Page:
THE FOREIGN SERVICE JOURNAL | APRIL 2024 13 LETTERS PLUS To make this work, managers and supervisors at all levels will need to carve out time for professional development for their teams. One obstacle facing the implementation of the new Learning Policy, which aims to provide a more systematic approach to professional education and training for the Foreign Service, has been the embarrassment of riches these professionals bring upon entering. Most Foreign Service generalists and specialists are highly educated. Notwithstanding the absence of formal academic requirements for anything beyond a high school diploma in the case of generalists, many enter with advanced degrees. Moreover, the average age of FS entrants hovers around 33, so most bring signi cant professional experience to the table. e assumption is that, after they pass the rigorous Foreign Service exams and interview process, incoming o cers and specialists are already “prepared” for the work they will do. Unlike, say, military o cers, who enter as young adults on the organization’s bottom rungs (sometimes beginning their careers in one or another military academy), FS professionals traditionally aren’t viewed as needing further training or education to develop the knowledge and skills they need to do the job. If one is seeking an explanation for the historical absence of mandatory skills training at State, one would have to begin there. Beyond the (possibly) awed assumption that doing diplomacy depends on an easily transferable skill set, the central challenge becomes one of “level-setting.” e backgrounds of incoming Foreign Service professionals are stupefyingly multiple and varied—from the newly minted college graduate to the retired Air Force colonel adding a coda to their decades-long military career. So it is practically impossible to know who knows what (or how much), and who has which skills at what degree of development, irrespective of rank or grade. e deeper question becomes: Do all FS professionals have the knowledge and skills they need to do the work they are asked to do at each successive stage of their career? Judging by repeated needs assessments, reports of supervisors, and complaints from employees themselves, the answer to this question is a resounding “no, they do not.” Enter State’s new Learning Policy. e intentions of this policy, whose elements are identi ed in the March Straight from the Source article, must be applauded. It focuses rst on the core challenges facing diplomats today: accelerating technology leaps, advancing climate change, and the emergence of the People’s Republic of China as a peer competitor of the United States, among others. It also homes in on the core knowledge, skills, and attitudes that the practice of diplomacy requires. Boiled down to basics, these are: thinking critically and strategically; communicating e ectively; and adapting quickly to di erent cultural, organizational, and situational environments. A tall, almost all-encompassing order indeed. However praiseworthy its intentions, this policy appears easier to roll out as an idea than to implement in practice. Its practical success will depend on fully harnessing the political will of the current administration to marshal the resources needed to get it done, probably on a scale similar to what the late Secretary of State Colin Powell did in establishing mandatory leadership and management training a generation ago. Absent the political mandate to implement mandatory training, the new learning policy will depend on notoriously overworked and resourceA Step in the Right Direction BY ALEXIS LUDWIG RESPONSE TO MARCH 2024 STRAIGHT FROM THE SOURCE “A LOOK AT THE NEW LEARNING POLICY” BY SARAH WARDWELL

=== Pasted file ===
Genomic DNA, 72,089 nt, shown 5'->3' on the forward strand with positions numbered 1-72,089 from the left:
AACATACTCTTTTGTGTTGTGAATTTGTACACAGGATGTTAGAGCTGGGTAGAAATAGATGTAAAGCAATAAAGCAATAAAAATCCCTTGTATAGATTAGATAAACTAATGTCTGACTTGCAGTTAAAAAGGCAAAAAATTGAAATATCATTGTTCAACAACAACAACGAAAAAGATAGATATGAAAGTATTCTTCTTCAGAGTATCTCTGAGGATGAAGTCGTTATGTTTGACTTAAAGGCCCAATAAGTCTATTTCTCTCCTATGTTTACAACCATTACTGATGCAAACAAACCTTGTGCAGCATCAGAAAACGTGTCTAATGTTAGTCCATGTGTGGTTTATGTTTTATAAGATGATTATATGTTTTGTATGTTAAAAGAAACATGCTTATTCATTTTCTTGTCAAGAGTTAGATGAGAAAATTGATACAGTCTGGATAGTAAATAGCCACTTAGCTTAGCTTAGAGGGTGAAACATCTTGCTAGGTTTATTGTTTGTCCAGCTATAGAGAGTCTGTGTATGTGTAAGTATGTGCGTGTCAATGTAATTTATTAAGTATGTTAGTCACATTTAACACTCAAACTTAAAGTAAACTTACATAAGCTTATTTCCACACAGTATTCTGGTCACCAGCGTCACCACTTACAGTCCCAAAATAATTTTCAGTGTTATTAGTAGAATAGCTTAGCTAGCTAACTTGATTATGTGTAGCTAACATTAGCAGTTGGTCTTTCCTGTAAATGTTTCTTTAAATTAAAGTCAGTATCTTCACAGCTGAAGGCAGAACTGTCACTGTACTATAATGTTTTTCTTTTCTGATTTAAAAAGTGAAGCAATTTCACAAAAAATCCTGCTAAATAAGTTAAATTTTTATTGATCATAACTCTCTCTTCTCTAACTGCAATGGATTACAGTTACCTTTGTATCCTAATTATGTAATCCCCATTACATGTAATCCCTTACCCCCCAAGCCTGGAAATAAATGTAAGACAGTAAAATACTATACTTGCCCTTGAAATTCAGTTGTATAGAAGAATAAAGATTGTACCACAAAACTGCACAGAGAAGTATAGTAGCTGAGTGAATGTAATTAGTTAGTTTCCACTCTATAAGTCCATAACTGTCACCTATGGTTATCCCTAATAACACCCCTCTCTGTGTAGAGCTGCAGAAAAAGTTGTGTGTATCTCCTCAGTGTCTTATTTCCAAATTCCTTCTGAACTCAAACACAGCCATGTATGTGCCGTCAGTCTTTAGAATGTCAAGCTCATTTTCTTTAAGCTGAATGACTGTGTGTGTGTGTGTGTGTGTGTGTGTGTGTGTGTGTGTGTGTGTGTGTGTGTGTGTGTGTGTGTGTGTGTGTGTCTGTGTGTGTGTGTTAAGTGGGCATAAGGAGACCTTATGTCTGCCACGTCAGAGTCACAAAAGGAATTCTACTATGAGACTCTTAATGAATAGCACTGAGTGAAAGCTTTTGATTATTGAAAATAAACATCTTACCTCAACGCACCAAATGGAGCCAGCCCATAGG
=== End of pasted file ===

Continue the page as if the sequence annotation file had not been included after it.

14 APRIL 2024 | THE FOREIGN SERVICE JOURNAL strapped supervisors with veto power over merely recommended training. And absent the investment of real resources—that is, resources equal to the scope of the policy’s ambition that help to establish and sustain the bureaucratic and other structures required— the new policy’s fate will be subject to (and probably the victim of) inevitable shifts in the political winds. Such gaps between lofty ideas and rubber-meets-road reality make skeptics predictably wary. Many have seen this roadshow before. Still, while fully supporting the idea and hopeful that things will be di erent this time, most FS observers are looking for concrete signs of how and why this new policy will be di erent—di erent for being serious, structural, and sustainable over the long term, with ends and means in dynamic balance. While all would welcome the telltale signs foreshadowing success, many fear that in their absence the new learning policy might well collapse and revert to the old learning policy in short order. Alexis Ludwig is a retired Senior Foreign Service o cer. He joined the Foreign Service in 1994 and spent most of his career in overseas missions in the Western Hemisphere and East Asia. He served on the FSJ Editorial Board from 2018 to 2024 and helped launch the pilot version of the new Core Skills for Mid-Career Professionals course, which anchors the core curriculum. Prioritizing Learning BY DON JACOBSON Iwas delighted to see the September 2023 announcement of the new Learning Policy and Sarah Wardwell’s excellent article about it in the March 2024 issue of e Foreign Service Journal. e policy re ects a potentially transformative commitment to professional development by State Department leadership; achieving its goals will require commitment from all of us. Providing top cover and giving their teams space to invest in professional development is one of the greatest contributions senior leaders can make to advancing the Learning Policy. Senior leaders generally have short time horizons for accomplishing our mission-related goals, so it’s tempting to keep our teams going at full sprint all the time. However, investing in well-thoughtout approaches to professional development will help our team members be more e ective and motivated, thereby increasing their capacity to accomplish the mission. To make this work, managers and supervisors at all levels will need to carve out time for professional development development. We are not empty vessels who just go to the Foreign Service Institute to get lled with leadership, language skills, or regional expertise. We must become students of our craft and put in the continuous e ort required to learn and grow, whether we are in training or on the job. at also includes taking the initiative to volunteer for projects, identify new learning resources, and adopt a disciplined practice of professional reading. It’s up to each of us to make carving out time for professional development a priority; this is simply one of the many balancing acts we must do as leaders. It’s not a question of getting the work done or developing our people. We must do both. Don Jacobson joined the Foreign Service in 1992 and has led some of the State Department’s largest consular operations. He currently serves as acting deputy assistant secretary for passport services. for their teams and think strategically about how to use the practices inherent in their role as supervisors (i.e., assigning work and giving feedback) to develop their people. For example, assigning projects that make employees stretch while providing them feedback and support is a great way to help employees grow in the process of doing the job. e Learning Policy also encourages the use of individual development plans (IDPs), and we should embrace that as a mechanism for ensuring our investment in professional development aligns the needs of our employees with the needs of the mission. Of course, we also need to nd ways to free up our people to attend training and go on detail assignments or temporary duty tours. Finally, we need to remember that every single one of us, as employees of the State Department, needs to take ownership of our own professional We must become students of our craft.